“A lot of 2-1’s, 3-2’s, so on where you have to play really tight first defensively and then offensively,” B’s captain Zdeno Chara said of the team’s success in one-goal contests, of which 12 of their 26 games in total have been decided by thus far. “I think almost every game – you’re going to have some blowouts – but a lot of teams are playing the same way; one-goal games and a lot of tight games. So, you have to be able to play that way and play the way that you protect the lead, or go after the tying goal, or winning the game.”
The Bruins have tasted a little bit of each over their last three games. It was last Thursday night that the Bruins tied the game with 31.5 seconds left in the third period before they stole two points with a shootout win over the Hurricanes. Saturday came with a white knuckle ride to the finish line that required a 32 saves from Tuukka Rask in the final 40 minutes of play in a 2-1 final over the Sabres. And then, of course, as mentioned above, the Bruins blew three different one-goal leads en route to an overtime win.
What you like about that? The Bruins have found ways to win in a variety of ways. What you don’t like? The Bruins have struggled to put teams away. Something one of the B’s leaders lamented in spite of the club’s third straight victory Monday.
“I thought after 2-1 if we could make that extra push, spend a little bit more time in their zone, we had a power play coming out in the second where if we were able to put that last nail in the coffin, maybe the game changes momentum a little bit,” Bruins forward David Backes admitted. “Instead we don’t score, they push and get in time in our zone again and they’re able to score, and it’s that back and forth type of game that was one goal and they were able to catch up three times which shows a little bit of their character and resiliency, but with the way Tuukka’s playing we should be able to take that lead and expand on it and not let them have any life, but we found a way to get points and we’ll learn from that and be better going forward.”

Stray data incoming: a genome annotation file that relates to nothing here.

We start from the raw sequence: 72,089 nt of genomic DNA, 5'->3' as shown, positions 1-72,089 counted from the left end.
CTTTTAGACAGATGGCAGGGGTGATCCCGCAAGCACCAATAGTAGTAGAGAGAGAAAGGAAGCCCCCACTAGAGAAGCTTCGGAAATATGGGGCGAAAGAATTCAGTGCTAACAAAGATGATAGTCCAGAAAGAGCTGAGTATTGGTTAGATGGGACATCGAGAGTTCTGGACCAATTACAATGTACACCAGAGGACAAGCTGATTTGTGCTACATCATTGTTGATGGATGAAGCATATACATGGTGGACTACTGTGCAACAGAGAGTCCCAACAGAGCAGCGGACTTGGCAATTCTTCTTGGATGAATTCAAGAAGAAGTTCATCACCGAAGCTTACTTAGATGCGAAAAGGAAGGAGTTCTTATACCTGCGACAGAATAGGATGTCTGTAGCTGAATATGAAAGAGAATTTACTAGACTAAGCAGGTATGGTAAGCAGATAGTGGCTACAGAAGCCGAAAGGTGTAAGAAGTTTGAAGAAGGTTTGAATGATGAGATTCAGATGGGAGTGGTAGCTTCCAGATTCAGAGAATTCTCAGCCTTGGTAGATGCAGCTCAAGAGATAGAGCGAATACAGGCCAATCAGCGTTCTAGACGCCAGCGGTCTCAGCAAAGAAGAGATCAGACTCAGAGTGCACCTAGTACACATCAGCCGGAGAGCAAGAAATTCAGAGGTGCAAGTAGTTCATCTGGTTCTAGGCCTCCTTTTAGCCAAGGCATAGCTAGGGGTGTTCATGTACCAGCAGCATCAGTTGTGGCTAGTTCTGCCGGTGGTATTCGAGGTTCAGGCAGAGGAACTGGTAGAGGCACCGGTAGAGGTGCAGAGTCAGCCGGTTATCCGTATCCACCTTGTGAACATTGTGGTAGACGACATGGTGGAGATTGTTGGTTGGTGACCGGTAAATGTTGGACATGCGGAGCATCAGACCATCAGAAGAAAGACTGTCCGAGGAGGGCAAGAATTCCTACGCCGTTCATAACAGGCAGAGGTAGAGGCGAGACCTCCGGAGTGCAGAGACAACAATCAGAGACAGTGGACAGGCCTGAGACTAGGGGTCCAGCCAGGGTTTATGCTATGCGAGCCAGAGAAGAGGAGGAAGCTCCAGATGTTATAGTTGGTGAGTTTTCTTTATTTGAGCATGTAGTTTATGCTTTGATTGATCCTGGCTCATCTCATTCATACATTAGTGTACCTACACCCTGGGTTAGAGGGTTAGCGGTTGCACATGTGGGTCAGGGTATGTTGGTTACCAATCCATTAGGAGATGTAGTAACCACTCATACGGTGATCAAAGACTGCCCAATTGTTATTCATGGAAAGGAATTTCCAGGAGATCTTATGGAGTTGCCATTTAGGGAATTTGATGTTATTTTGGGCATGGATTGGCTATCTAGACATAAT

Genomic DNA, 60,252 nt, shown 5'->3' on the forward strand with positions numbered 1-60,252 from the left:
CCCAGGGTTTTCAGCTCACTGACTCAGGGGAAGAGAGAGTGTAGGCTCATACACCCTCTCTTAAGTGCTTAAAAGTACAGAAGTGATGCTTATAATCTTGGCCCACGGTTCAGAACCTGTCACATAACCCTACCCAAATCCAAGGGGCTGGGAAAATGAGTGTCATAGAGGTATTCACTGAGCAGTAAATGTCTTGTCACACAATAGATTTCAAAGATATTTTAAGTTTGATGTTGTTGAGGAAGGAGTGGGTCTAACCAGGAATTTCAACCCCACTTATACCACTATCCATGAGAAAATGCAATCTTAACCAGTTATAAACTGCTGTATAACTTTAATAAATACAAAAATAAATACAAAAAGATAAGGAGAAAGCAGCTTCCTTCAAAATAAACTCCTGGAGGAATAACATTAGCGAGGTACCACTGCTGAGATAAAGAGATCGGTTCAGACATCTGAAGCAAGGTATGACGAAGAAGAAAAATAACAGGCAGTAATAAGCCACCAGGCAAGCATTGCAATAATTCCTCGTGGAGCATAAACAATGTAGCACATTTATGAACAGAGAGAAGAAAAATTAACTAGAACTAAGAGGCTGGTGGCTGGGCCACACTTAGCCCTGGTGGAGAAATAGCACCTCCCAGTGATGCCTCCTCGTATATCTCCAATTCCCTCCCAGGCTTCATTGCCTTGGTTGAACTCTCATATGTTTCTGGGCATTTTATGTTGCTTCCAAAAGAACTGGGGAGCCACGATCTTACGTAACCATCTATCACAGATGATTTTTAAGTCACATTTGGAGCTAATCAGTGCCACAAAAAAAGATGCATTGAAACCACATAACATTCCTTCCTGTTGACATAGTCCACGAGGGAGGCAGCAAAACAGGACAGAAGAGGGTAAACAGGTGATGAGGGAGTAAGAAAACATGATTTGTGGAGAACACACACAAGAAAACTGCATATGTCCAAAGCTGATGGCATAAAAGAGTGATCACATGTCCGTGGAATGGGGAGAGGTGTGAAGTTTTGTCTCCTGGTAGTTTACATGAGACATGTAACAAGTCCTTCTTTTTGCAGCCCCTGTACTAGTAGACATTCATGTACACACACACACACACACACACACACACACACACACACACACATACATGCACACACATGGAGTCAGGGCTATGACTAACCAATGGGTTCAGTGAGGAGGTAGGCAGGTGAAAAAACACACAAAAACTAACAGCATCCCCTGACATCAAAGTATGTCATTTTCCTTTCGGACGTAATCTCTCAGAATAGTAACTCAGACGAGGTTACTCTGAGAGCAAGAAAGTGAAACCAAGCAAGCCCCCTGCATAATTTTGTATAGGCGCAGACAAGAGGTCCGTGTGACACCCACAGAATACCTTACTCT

There’s not an exact science to such a stat, of course, but it’s worth noting that of the 16 teams that made the playoffs last year, 13 ranked in the top half of the league in one-goal game winning percentage. The Bruins, at .441 by way of their 15-10-9 record, ranked 22nd in the NHL. The year before that, of the 16 playoff teams, again, 13 finished in the top half of the league in one-goal game winning percentage. And the Bruins, again, ranked 22nd in the league, with a 19-9-14 record (.452 win percentage). The Bruins, at that previously mentioned .667 this season, rank fifth in the NHL right now, and 12 of the top 15 teams in this category would find themselves playing playoff hockey if the season ended today. Seemingly, there’s a trend here.
Win more close games than you lose and you’ll probably find yourself playing meaningful hockey come April. That almost goes without saying when you say it out loud, sure, but there is an element of luck seemingly involved in consistently finding yourself on the right side of things. Luck that finally appears to be on the B’s side after two years of close calls against them.
“You always need luck on your side. It’s part of the sport. If you don’t have it, you have to really work for it,” Chara said. “And usually when you do, it’s going to be on your side. But, sometimes, it goes your way and sometimes it doesn’t.”